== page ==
UK SMEs are struggling as late payments have doubled within the last year, according to a new MarketFinance survey.
The data shows that late payments doubled from 12 days in 2018 to 23 days in 2019. In addition, 39% of invoices issued in 2019 were paid late. This, however, is an improvement from 2018 when 43% of invoices were paid late.
Another key finding is that the invoices that were paid laid often were larger in value than those paid on time.
Bilal Mahmood, External Relations Director at MarketFinance, said: “It’s great to see that fewer invoices were paid late in 2019 but worryingly, those that were paid late took twice as long as in 2018, up from 12 days to 23 days. Late payment practices harm business cash flow, hampers investment and, in extreme cases, can risk business solvency.
“Separate research we’ve conducted highlighted that 87% of businesses are prevented from taking on more orders because of the cashflow constraint owing to late payments. Overall it seems who you are doing business with and where they are based is important to know for a small business if they need to forecast cashflow.
Mahmood also said more needs to be done to create awareness of the issue. However, until that happens, Mahmood advises SMEs to fight back against the negative impact of late payments by holding discussions with debtors and imposing sanctions.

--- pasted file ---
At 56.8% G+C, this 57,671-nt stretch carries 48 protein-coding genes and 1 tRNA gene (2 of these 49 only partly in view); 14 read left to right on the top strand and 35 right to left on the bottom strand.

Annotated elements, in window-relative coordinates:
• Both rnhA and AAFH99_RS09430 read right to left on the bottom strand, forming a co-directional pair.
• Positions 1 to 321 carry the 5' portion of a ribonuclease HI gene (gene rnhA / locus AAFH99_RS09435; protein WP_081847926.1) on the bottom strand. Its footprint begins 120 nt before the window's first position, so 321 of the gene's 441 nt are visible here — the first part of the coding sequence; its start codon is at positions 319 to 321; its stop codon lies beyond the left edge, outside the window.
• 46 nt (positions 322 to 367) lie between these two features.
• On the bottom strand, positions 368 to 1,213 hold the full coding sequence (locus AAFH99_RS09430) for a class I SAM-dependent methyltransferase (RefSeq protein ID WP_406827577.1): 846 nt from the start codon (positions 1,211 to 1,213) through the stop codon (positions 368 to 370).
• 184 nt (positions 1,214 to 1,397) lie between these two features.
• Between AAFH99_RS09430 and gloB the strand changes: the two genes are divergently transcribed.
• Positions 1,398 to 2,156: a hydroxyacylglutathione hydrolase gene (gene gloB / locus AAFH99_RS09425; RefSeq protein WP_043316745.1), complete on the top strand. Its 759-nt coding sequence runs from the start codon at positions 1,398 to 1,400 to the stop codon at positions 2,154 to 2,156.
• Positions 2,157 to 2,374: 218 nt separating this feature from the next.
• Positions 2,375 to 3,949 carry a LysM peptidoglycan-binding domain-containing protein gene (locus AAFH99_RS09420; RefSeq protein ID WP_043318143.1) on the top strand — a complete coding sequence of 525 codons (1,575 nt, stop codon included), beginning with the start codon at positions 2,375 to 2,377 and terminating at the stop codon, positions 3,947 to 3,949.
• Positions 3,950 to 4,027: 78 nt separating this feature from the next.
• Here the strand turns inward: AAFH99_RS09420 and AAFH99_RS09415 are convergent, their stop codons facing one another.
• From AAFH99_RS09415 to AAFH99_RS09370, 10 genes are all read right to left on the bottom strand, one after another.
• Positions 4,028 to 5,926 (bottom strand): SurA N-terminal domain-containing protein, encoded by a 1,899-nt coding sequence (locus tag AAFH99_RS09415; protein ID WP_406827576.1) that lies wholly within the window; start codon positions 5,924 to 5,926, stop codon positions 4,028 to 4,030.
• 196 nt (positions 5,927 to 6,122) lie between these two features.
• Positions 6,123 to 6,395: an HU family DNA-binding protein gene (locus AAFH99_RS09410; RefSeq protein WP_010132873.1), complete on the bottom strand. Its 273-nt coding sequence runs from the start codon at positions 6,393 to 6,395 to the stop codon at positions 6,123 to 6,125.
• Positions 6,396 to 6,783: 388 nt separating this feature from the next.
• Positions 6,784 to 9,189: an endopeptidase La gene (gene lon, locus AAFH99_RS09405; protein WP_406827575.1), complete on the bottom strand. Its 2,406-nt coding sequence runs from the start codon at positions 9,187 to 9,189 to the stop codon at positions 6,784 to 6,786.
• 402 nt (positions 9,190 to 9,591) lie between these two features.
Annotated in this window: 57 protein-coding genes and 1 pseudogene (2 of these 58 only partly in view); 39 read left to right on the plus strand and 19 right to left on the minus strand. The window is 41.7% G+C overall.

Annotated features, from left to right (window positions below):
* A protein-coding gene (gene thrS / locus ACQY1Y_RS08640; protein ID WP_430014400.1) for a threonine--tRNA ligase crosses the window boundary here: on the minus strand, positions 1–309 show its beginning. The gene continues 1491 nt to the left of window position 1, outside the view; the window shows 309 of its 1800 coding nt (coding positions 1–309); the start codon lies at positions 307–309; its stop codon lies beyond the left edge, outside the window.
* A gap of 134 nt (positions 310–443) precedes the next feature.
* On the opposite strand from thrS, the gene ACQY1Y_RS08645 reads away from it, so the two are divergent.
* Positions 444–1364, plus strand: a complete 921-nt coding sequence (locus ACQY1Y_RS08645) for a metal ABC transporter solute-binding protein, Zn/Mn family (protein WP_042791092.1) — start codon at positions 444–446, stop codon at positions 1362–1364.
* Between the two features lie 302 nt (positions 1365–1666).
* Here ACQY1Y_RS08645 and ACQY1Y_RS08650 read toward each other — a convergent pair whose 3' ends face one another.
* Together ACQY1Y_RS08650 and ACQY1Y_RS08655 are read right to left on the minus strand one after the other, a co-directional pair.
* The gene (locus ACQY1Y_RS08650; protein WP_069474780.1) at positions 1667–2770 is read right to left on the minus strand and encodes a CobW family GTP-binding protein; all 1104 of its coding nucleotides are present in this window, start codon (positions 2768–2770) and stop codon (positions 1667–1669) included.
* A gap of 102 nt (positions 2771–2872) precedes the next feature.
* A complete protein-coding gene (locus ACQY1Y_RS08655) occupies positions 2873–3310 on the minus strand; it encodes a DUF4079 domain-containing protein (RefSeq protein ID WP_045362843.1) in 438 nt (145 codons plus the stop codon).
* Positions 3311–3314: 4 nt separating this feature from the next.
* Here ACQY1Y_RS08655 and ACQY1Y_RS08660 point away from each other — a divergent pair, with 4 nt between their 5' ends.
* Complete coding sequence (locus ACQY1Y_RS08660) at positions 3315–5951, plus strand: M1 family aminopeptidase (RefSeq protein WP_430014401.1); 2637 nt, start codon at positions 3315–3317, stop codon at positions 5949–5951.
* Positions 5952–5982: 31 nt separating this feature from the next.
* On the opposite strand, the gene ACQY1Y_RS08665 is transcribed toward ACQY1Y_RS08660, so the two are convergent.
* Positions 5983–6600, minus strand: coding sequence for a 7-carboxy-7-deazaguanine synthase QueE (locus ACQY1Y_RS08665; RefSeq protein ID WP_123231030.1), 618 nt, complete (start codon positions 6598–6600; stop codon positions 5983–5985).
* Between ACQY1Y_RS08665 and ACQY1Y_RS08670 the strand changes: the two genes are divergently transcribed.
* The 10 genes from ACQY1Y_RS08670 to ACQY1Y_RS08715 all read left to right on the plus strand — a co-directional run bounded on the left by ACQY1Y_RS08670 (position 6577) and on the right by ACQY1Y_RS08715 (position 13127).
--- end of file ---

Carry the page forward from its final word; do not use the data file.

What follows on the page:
Professional and legal services businesses suffered the most with late payment in 2019. For instance, 70% of invoices were paid late, up from 30% in 2018. Manufacturers (57%), retailers (49%) and creative industries businesses were also largely impacted by late payments.
Late payments improved for companies working in the utilities and energy sector, with 34% of invoices being paid late in 2019 compared to 66% in 2018.
To carry out this research, MarketFinance analysed late payment trends between 2013 and 2019, looking at over 100,000 invoices.
Mahmood added: “SMEs owners have come to expect long payment terms but late payments are inexcusable. For every day an invoice is late, it’s more time spent chasing payment. This means less time for business owners to focus on growing their business, coming up with innovative ideas and hiring more people, or just paying their staff and bills. Things need to change quickly.”
“We want the UK to be the best place in the world to start and grow a business, but the UK’s small-to-medium-sized businesses are hampered by overdue payments. Such unfair payment practices impact a business’ ability to invest in growth and have no place in an economy that works for everyone.”